So far, our makefile for compiling our program of two modules looks like this:
# Link command: my_program: processing.o gui.o c++ processing.o gui.o -o my_program # Compilation commands: processing.o: processing.cxx c++ -c processing.cxx -o processing.o gui.o: gui.cxx c++ -c gui.cxx -o gui.o
This works wonderfully, but suppose now we want to change some compilation options. Or maybe we want to use a different compiler. We'd have to change all three compilation lines.
Similarly, suppose we want to change the list of modules to compile. We'd have to change it in two places, and if we accidently made the change in only one of them, it could be very difficult to track down the problem.
A better way to do it is to use variables, like this:
# Define the symbols we might want to change: CXX := c++ CXXFLAGS := -g OBJECTS := processing.o gui.o my_program: $(OBJECTS) $(CXX) $(OBJECTS) -o my_program processing.o: processing.cxx $(CXX) $(INCLUDES) $(CXXFLAGS) -c processing.cxx -o processing.o gui.o: gui.cxx $(CXX) $(CXXFLAGS) -c gui.cxx -o gui.o
$(CXX) expands to be the value of the variable
CXX, and similarly for
$(OBJECTS). Now we can just change one line in the
makefile, and all relevant compilation commands are affected.
In fact, we don't even need to change the makefile to change compilation options. Assignments specified on the command line override assignments in the makefile. For example, we could type this to the shell:
makepp CXXFLAGS="-g -O2"
which overrides the setting of
CXXFLAGS in the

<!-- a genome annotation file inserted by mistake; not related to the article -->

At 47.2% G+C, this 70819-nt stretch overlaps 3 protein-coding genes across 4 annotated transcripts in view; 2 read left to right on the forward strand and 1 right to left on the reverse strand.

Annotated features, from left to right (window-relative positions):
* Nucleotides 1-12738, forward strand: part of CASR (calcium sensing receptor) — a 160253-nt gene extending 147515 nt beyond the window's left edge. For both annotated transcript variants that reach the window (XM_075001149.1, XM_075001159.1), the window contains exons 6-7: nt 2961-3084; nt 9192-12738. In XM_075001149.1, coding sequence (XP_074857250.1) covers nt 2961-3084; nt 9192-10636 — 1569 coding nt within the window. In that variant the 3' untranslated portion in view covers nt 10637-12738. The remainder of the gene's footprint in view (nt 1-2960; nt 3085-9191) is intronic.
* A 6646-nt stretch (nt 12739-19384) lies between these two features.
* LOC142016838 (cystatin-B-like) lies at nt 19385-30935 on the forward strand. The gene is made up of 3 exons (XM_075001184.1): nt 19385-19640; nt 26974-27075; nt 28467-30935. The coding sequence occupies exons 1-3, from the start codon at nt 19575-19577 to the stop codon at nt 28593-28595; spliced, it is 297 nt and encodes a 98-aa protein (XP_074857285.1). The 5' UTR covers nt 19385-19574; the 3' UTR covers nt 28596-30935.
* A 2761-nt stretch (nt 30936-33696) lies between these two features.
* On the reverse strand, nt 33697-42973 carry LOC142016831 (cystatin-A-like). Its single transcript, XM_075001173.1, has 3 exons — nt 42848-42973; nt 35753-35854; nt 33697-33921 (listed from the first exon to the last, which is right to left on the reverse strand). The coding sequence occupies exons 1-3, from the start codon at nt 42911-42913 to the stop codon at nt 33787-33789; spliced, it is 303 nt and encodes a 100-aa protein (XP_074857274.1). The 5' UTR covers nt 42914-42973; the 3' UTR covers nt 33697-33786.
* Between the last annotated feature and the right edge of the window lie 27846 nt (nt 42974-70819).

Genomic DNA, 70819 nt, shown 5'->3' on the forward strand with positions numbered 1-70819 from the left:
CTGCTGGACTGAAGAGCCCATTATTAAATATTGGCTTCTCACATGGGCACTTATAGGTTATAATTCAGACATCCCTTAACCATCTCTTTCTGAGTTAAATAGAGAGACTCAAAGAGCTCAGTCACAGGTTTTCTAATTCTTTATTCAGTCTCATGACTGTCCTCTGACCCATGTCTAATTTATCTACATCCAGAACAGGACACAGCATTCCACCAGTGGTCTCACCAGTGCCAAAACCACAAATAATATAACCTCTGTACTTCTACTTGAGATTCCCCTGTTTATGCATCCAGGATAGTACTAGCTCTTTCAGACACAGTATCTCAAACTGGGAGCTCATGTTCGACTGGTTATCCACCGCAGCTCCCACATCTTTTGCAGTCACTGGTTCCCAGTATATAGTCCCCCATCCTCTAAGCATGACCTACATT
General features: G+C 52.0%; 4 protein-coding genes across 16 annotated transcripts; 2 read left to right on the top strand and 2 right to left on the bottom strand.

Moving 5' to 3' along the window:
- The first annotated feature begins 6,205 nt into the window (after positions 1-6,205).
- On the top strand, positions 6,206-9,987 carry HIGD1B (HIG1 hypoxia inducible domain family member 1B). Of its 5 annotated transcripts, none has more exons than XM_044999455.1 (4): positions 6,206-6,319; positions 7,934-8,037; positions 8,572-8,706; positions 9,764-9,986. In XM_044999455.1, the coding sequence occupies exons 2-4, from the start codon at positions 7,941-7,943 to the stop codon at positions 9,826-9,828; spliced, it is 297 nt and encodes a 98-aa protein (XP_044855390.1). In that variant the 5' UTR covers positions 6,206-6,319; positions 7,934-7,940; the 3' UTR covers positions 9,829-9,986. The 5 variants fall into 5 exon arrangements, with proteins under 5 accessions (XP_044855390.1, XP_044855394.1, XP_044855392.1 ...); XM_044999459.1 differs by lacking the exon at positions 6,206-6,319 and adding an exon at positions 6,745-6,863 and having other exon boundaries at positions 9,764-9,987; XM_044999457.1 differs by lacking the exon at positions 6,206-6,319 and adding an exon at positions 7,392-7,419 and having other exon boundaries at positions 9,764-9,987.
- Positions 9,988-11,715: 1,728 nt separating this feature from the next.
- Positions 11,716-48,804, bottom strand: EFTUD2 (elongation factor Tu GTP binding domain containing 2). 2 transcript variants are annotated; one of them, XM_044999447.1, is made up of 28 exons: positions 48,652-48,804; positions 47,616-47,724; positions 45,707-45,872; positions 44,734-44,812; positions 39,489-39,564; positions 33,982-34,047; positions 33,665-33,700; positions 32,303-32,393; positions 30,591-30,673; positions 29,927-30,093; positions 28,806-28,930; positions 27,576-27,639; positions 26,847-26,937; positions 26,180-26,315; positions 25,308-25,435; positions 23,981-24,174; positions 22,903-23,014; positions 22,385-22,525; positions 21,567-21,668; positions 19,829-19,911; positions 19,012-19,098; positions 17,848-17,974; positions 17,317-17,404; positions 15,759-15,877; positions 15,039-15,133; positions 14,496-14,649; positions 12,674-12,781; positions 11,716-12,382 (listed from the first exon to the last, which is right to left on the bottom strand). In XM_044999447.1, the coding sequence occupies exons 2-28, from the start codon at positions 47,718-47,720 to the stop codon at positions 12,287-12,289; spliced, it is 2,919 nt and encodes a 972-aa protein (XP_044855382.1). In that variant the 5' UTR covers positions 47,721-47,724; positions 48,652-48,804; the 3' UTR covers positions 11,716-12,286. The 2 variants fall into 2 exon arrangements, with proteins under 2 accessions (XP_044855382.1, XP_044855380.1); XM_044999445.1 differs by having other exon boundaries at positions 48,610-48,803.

makefile. It is as if the makefile contained the line
CXXFLAGS := -g -O2
instead of the definition it does contain.
It might not at all be useful to be able to override these things for your own development, but if you distribute your sources to other people, they might appreciate it.
Variable names are case sensitive (e.g.,
objects). Usually people write
most variables in upper case only, but you don't have to.
If you need to put a literal dollar sign into a rule action, write it with a double dollar sign, like this:
test: for testfile in *.test; do run_test $$testfile; done
Conventionally, there are a few variables which you might want to set. These are just conventions, but you will see them in a lot of makefiles.
CC := cc # The C compiler. CFLAGS := -g # C compilation options which relate to # optimization or debugging (usually # just -g or -O). Usually this wouldn't # include -I options to specify the # include directories, because then you # couldn't override it on the command line # easily. CXX := c++ # The C++ compiler. (Sometimes "CPP" instead # of CXX.) CXXFLAGS := -g # C++ compilation options related to # optimization or debugging (-O or -g). F77 := f77 # The fortran compiler. FFLAGS := # Optimization flags for fortran.
Makepp will guess appropriate values for some of these variables if you don't specify them, but it is usually best to set them explicitly--it makes it easier on anyone reading your makefile.
There are a lot more extremely powerful things you can do with variables, but first we need to explain some more things about makefiles.